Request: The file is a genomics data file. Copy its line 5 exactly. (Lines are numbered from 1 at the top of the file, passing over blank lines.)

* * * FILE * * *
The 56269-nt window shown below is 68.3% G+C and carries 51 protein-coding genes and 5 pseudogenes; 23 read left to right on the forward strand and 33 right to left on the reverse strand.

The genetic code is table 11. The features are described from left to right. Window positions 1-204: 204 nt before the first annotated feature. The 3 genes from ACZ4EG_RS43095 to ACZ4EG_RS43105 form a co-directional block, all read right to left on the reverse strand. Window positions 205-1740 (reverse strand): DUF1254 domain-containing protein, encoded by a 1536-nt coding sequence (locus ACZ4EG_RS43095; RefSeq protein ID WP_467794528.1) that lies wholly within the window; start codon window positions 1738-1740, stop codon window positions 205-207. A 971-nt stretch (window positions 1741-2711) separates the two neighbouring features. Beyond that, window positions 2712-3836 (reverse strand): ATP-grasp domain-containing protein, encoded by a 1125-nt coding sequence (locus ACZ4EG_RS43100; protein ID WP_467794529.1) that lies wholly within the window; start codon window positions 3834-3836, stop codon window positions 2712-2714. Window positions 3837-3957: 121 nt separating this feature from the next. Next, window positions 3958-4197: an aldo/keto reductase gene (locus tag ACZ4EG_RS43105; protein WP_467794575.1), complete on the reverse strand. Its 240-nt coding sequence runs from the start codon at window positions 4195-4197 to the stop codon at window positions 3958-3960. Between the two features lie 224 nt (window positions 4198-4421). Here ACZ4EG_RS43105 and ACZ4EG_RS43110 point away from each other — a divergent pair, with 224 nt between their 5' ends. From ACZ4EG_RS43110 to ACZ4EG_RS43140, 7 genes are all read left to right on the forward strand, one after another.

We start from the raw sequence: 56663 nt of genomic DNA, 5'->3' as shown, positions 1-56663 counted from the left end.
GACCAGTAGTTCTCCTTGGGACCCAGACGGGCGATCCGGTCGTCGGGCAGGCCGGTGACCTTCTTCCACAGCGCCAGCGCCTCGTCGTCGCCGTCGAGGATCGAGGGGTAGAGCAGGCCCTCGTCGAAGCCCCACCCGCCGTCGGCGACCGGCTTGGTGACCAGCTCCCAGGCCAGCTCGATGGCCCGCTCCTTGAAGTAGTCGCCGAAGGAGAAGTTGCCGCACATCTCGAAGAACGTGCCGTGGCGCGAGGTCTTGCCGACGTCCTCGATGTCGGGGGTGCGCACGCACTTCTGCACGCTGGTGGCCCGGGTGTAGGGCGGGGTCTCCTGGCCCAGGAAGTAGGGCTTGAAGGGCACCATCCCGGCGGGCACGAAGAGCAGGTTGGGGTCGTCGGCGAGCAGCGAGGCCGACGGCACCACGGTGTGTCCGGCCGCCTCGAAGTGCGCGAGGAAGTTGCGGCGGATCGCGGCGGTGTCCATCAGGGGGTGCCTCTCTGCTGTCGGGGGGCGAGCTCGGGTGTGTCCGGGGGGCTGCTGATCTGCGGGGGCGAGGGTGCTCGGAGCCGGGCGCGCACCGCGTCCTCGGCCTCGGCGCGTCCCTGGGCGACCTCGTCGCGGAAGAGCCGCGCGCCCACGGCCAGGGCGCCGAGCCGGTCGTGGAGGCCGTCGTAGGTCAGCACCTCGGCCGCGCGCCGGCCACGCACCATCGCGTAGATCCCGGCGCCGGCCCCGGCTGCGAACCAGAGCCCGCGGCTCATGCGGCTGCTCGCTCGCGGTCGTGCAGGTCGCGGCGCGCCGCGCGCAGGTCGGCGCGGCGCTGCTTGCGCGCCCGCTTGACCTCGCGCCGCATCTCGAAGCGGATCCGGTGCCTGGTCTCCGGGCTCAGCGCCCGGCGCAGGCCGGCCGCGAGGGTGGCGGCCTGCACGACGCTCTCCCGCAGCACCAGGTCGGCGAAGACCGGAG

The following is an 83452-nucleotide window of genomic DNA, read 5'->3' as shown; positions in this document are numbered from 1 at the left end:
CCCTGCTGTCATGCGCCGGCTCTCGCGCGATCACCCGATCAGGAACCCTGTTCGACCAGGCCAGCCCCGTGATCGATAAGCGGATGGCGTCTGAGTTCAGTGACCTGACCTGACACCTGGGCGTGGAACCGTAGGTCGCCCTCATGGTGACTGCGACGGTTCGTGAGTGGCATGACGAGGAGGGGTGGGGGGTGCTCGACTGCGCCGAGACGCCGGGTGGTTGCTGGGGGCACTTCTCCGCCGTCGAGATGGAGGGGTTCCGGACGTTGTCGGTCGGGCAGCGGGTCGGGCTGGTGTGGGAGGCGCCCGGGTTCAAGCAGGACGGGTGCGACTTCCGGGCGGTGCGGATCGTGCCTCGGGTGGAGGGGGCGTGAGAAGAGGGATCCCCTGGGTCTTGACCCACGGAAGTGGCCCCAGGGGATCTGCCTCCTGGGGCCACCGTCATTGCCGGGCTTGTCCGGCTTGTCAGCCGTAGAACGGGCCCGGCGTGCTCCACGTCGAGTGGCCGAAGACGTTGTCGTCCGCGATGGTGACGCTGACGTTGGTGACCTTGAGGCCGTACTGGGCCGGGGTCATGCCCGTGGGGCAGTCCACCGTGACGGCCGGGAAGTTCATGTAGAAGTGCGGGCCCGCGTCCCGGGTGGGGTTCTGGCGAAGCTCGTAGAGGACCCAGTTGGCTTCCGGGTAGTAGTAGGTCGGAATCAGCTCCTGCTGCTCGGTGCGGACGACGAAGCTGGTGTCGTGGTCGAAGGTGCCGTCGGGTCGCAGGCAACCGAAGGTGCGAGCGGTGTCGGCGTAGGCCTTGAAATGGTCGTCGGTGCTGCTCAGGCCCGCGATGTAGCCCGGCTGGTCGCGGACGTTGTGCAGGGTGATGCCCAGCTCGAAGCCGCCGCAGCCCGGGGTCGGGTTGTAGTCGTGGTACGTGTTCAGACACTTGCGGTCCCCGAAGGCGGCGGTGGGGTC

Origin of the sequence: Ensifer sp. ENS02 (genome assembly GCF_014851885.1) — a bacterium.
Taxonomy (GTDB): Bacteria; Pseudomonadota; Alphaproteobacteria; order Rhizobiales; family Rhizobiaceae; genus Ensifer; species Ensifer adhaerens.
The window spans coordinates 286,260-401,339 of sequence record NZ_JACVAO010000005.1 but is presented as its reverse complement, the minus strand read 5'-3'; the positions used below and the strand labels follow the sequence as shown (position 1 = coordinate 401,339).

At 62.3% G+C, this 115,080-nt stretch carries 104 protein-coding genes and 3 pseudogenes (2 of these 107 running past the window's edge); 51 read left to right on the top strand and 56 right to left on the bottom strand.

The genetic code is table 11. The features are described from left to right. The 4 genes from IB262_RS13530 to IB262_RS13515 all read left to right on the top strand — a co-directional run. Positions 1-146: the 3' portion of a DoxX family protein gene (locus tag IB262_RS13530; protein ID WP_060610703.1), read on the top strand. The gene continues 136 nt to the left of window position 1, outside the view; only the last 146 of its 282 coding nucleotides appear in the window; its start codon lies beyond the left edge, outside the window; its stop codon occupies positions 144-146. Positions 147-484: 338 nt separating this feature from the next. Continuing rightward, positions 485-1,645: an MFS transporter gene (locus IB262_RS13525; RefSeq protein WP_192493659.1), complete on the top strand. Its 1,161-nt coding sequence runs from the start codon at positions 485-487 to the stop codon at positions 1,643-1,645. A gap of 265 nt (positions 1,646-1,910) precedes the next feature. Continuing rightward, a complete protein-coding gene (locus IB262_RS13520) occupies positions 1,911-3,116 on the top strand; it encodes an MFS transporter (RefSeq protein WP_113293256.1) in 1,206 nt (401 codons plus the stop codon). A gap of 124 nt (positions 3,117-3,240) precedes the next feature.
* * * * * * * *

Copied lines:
The following is an 83452-nucleotide window of genomic DNA, read 5'->3' as shown; positions in this document are numbered from 1 at the left end: